The Sewing Machine Doctor specialises in professional repairs, service & maintenance to Sewing Machines, Overlockers, Cover Stitch & Embroidery Machines.
Professional care for your sewing machine from The Sewing Machine Doctor, Forest Glen

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Welcome >> Facts, Tips & Care >> Embroidery Servicing >>
Why your embroidery machine needs regular service

Many who own an Embroidery machine may not be aware of some of the differences between what happens to your machine while doing embroidery & when your machine is performing normal sewing functions.

More than you ever imagined…

Domestic Embroidery machines have been with us now for close to 20 years, but only within the last 5 years has the true potential of these machines started to be tapped. With the rise of the Internet plus the rapid advances of technology in Sewing machines, The Sewing Machine Doctor has started to notice that these machines are being used far more than was possibly imagined when Singer & Janome released the first true embroidery machines. This has started to place stresses on these machines that need to be acknowledged & monitored as part of a normal service regime.

30 years ago it was normal for a machine to be used for around 2 hours a week. This was usually in a stop/start fashion, and garment construction typically involved short bursts on the machine. This probably hasn’t changed for most home sewers today, although domestic machines are used a little less in favour of some functions that can be performed by an overlocker.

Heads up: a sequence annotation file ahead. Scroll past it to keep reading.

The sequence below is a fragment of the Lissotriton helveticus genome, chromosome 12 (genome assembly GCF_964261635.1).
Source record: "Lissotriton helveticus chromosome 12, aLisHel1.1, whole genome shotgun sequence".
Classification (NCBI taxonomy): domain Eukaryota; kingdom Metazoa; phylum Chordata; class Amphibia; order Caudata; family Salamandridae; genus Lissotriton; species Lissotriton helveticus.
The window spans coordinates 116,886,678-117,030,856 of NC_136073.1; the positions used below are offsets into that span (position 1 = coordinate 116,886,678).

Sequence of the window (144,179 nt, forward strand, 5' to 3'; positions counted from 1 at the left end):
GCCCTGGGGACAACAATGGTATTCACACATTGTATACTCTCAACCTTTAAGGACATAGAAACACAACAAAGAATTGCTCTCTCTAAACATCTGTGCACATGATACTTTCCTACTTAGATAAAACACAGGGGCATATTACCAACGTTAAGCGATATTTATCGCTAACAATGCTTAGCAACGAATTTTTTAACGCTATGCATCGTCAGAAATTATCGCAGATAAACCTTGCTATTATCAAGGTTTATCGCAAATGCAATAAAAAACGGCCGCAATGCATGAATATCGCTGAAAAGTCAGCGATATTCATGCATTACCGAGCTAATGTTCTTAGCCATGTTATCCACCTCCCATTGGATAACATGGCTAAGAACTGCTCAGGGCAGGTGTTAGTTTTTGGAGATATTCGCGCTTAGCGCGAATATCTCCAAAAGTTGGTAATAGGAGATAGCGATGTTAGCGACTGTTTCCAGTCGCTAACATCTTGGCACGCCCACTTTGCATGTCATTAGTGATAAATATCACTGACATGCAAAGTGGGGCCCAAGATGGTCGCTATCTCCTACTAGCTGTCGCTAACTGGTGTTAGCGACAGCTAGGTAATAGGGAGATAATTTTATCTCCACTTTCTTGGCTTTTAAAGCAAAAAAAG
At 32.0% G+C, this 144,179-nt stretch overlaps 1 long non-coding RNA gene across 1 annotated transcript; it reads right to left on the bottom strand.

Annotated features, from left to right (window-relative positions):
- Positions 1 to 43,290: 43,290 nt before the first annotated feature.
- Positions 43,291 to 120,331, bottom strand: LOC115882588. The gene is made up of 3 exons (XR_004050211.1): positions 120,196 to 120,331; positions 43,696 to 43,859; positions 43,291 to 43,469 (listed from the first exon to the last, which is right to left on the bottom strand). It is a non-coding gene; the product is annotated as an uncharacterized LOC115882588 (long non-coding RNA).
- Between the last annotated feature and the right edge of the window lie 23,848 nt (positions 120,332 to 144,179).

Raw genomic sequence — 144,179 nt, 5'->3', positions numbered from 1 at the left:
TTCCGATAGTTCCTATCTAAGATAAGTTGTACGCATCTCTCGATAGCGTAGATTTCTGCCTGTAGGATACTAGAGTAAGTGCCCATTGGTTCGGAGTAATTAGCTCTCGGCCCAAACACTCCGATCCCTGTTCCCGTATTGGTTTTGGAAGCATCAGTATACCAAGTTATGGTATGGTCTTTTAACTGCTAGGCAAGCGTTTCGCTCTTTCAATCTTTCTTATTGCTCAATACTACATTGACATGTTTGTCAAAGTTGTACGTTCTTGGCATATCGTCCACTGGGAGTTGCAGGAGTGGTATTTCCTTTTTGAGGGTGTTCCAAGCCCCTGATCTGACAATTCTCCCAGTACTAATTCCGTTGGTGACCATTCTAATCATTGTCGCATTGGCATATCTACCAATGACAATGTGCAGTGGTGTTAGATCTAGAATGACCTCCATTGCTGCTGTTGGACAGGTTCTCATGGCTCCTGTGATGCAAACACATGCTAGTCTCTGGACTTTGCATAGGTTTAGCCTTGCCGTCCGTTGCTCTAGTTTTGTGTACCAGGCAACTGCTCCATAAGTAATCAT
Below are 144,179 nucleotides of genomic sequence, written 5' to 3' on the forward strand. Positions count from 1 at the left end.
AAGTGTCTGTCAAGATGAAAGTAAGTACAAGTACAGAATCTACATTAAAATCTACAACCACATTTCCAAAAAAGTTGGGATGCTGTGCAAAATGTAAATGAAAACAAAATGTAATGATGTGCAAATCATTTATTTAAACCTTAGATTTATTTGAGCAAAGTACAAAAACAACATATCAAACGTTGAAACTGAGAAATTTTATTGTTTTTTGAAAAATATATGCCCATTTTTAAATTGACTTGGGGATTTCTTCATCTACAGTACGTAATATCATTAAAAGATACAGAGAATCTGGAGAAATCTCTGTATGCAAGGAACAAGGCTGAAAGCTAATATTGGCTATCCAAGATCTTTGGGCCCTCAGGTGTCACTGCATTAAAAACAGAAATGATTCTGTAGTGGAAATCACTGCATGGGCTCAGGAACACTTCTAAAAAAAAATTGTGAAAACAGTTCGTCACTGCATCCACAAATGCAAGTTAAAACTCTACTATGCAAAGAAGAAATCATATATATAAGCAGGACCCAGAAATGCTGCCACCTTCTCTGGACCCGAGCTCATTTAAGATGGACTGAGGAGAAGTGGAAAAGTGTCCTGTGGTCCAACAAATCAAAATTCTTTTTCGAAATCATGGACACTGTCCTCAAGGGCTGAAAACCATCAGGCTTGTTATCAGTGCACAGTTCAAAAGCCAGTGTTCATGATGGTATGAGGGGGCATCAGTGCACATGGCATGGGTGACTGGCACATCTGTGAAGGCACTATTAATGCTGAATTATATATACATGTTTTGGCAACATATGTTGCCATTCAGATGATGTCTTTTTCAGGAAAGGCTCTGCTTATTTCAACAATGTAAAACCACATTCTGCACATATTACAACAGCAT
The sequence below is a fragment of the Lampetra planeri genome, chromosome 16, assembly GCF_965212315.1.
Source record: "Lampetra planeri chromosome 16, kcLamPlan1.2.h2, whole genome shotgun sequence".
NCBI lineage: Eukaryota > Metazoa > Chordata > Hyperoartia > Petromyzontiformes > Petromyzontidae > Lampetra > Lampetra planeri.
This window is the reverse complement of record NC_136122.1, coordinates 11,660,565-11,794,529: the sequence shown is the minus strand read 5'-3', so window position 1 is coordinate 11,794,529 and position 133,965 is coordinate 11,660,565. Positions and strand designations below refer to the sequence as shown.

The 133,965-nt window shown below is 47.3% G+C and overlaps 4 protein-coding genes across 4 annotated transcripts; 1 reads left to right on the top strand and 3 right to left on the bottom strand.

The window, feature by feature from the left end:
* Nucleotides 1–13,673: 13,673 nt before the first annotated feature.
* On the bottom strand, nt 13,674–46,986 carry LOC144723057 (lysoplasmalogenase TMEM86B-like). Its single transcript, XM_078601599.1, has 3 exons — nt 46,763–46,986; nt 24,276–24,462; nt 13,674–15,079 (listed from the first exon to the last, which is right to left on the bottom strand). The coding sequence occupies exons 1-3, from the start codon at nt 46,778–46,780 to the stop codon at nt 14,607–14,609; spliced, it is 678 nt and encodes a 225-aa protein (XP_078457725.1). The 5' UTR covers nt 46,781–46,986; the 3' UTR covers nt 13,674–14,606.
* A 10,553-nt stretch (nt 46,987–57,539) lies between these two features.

Are you a serious embroidery addict?
An example of complex embroidery project

An embroidery machine can in some cases be working up to 6 hours a day for a serious addict however. When an embroidery machine is sewing a design that is one colour for instance, of 25,000 stitches, this is the equivalent of sewing for 625 metres in one direction without stopping. This places considerable stress on the mechanical part of the machine, and creates wear in the thread handling areas. There is also a considerable build up of thread dust, fabric fibres & little bits of stabilizer that can foul a mechanism. It is vitally important that embroidery machines are therefore regularly serviced (at least every 12 months) but if there is a large amount of work being done with the machine (over 10 hours a week) then a six monthly cycle is recommended.

What happens when it’s not serviced regularly? Eeeew. It’s not pretty…

Top of the line embroidery machine dismantled for repair & service by The Sewing Machine Doctor, AustraliaThe Sewing Machine Doctor has already seen the results of embroidery machines that are not serviced regularly. And it’s not pretty. Lack of lubrication has led to failure of Main shafts in some embroidery machines & increased noise in many machines. Build up of lint has damaged some tension units, and general wear has necessitated multiple parts replacement in others. In most cases these problems are avoidable with regular service. A new hook that has been damaged by three years of sewing without service can cost as much as $250 to replace, yet with a yearly service by The Sewing Machine Doctor, this could have been repaired without need for replacement. Most lubrication problems will be dealt with by preventative maintenance. By the time your machine seizes up, there’s a lot more that will need to be done as a result —that just would not have happened if the embroidery machine had regular service.

You have invested a lot of money in your hobby. To keep your embroidery machine going for as long as possible requires just a little bit of ongoing investment. The Doctor concurs that it’s money that is wisely spent.

Close-up inside an embroidery machine, serviced & repaired by The Sewing Machine Doctor, Australia

Remember what the Doctor says — Prevention is better than the cure…